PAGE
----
For many years, the newspaper has been trying to find out the identities of donors to the McConnell Center for Political Leadership at the University of Louisville. As you may have guessed from the name, the Center is named for Senator Mitch McConnell (R-KY), who is a graduate of the University's Department of Political Science.
McConnell helped raise funds for the Center, which gives scholarships to undergraduates from Kentucky, brings in speakers, funds trips (including to China), etc.
Here's the issue: The University launders donations through its Foundation, argues that the Foundation is a private (not public) entity, and then says it has no legal responsibility to disclose the Foundation's business.
A court ruled that the Foundation was a public entity and thus has to disclose its donors who do not explicitly request anonymity. In short, the Kentucky Open Records Law applies to the Foundation.
Basically, some critics of these types of Centers (many other members of Congress have them too) argue that corporations and wealthy individuals can make "back door" secret campaign contributions to members of Congress by writing these checks.
Think about it. Members of Congress often funnel pork to local projects, including to universities. Campaign contributions must be disclosed. How better to fund both pork and campaigns privately and secretly?
"Very often these companies give to these foundations or charities as a way of currying favor with a senator," said Larry Noble, executive director of the group [Center for Responsive Politics, a Washington-based campaign finance watchdog].The University has long argued that wealthy individuals and corporations value their privacy. Otherwise, I've heard more than one person argue, they will be asked for money by everyone.
"(McConnell) has a number of loyal donors and companies that support him and they'll go wherever he directs. This is a tried and true method of supporting a member of Congress," Noble said.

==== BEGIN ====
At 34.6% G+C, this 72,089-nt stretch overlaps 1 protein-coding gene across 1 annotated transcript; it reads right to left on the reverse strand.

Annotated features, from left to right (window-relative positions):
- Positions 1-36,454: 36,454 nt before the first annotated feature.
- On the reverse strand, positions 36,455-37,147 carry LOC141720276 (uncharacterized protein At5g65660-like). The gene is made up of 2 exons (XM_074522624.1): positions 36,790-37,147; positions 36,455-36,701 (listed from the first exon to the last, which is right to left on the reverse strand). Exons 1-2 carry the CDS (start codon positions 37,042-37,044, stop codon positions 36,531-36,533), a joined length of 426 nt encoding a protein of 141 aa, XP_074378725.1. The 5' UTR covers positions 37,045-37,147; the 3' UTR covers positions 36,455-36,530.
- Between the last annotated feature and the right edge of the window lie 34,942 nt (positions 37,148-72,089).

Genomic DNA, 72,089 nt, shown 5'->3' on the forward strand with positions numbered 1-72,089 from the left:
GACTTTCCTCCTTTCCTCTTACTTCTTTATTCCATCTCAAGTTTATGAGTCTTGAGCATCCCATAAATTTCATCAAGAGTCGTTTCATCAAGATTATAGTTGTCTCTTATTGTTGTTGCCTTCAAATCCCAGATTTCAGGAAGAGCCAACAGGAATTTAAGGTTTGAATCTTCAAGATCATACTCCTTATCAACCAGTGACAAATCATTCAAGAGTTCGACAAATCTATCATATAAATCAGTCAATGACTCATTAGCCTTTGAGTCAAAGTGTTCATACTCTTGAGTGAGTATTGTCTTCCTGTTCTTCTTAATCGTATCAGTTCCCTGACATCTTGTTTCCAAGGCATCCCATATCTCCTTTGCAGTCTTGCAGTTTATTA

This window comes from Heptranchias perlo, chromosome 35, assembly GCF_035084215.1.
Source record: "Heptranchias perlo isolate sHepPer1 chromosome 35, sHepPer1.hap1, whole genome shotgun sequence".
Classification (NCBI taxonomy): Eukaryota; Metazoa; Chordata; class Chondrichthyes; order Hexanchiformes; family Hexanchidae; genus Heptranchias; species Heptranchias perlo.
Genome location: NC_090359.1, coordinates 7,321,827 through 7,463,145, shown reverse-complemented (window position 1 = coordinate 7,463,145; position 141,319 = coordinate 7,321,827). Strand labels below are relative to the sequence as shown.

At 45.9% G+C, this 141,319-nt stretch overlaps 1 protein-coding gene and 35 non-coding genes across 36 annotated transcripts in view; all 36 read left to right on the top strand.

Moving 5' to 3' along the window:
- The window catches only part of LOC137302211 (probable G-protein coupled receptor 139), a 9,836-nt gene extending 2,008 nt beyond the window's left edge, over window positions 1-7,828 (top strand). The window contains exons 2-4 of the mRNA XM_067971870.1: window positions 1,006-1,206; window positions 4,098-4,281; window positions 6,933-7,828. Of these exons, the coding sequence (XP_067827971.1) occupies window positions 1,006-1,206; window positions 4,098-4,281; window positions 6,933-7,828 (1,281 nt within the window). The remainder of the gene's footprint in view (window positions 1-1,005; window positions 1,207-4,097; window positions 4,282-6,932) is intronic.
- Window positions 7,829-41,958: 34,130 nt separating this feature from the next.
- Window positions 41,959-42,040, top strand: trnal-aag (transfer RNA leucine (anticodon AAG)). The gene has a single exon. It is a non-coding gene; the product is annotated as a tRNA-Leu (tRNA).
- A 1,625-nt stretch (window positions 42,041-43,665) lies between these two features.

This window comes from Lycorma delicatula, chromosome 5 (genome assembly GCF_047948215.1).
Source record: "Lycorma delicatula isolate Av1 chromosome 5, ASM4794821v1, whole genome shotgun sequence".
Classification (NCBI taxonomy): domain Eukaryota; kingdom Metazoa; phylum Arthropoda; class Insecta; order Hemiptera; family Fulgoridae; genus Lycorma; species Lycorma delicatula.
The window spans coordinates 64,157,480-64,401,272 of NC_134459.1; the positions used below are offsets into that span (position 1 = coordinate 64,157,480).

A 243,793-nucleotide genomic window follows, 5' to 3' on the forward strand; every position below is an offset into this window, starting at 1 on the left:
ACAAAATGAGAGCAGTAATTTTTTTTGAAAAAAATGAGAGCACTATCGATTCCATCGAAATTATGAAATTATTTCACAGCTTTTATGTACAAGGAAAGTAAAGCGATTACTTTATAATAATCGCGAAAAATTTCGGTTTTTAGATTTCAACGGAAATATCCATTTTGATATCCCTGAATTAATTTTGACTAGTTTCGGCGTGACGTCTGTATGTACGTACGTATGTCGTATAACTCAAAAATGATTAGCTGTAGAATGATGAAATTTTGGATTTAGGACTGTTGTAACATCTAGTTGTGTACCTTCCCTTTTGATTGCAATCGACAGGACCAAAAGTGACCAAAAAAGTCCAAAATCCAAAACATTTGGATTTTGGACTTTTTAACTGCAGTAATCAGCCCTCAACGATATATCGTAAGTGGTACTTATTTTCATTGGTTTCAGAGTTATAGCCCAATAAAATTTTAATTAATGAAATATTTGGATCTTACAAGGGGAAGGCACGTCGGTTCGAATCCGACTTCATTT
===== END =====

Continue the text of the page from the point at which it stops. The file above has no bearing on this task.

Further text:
Does that pass the laugh test? Even the donors say no:
But officials of some corporations and foundations that gave to the McConnell Center said they had no desire to keep their names private.The names of 62 donors are still secret, as the judge ruled that individuals who specifically request privacy may have a right to it. That part of the decision is under appeal. 40 unnamed individual donors gave donations totaling $6 million.
"Toyota's never made any secret of our contribution to the McConnell program," Barbara McDaniel, a spokeswoman for Toyota Motor Manufacturing of North America, said yesterday.
The company has given $833,333 to the McConnell Center since it was created, including a $250,000 gift pledged last month.
McDaniel said the company had told UofL it was willing to publicize the gift.
Former UofL President John Shumaker had sent Toyota officials letters saying their gifts would be kept anonymous.
Who were the biggest donors? Well, this group plus Toyota gave over $8.7 million of the 11.2 million raised to date (for red entries, see correction below):
Alliant Health System (Norton Healthcare), $1,020,000The "liberal" Brookings Institution gave $400, though that isn't the smallest figure listed.
Brown-Forman Corp. $425,000
David A. Jones, $1,000,000 (this is the former Humana executive)
James Graham Brown Foundation, $650,000
Juvenile Diabetes Research Foundation, $771,767 ??????????
Mildred V. Horn Foundation, $504,500
Papa John's, $1,008,430
Philip Morris Cos. Inc., $450,000
RJR Nabisco Foundation, $500,000
The Humana Foundation Inc., $800,000
United Defense, $500,000
United Parcel Service, $400,000
Disclosure: since some of my scholarship is on transparency, I've sometimes been interviewed by the local papers about this issue.
Correction: The newspaper put McConnnell Center donations in boldface. Nonboldfaced listings were donations to the Foundation for other purposes. A C-J reporter pointed out to me via email that the Juvenile Diabetes Research Foundation should not appear on my list above.
Likewise, remove Alliant, the Mildren Horn Foundation, and Papa John's. That takes away $3.2 million and the math actually works out better now.
Sorry for my error.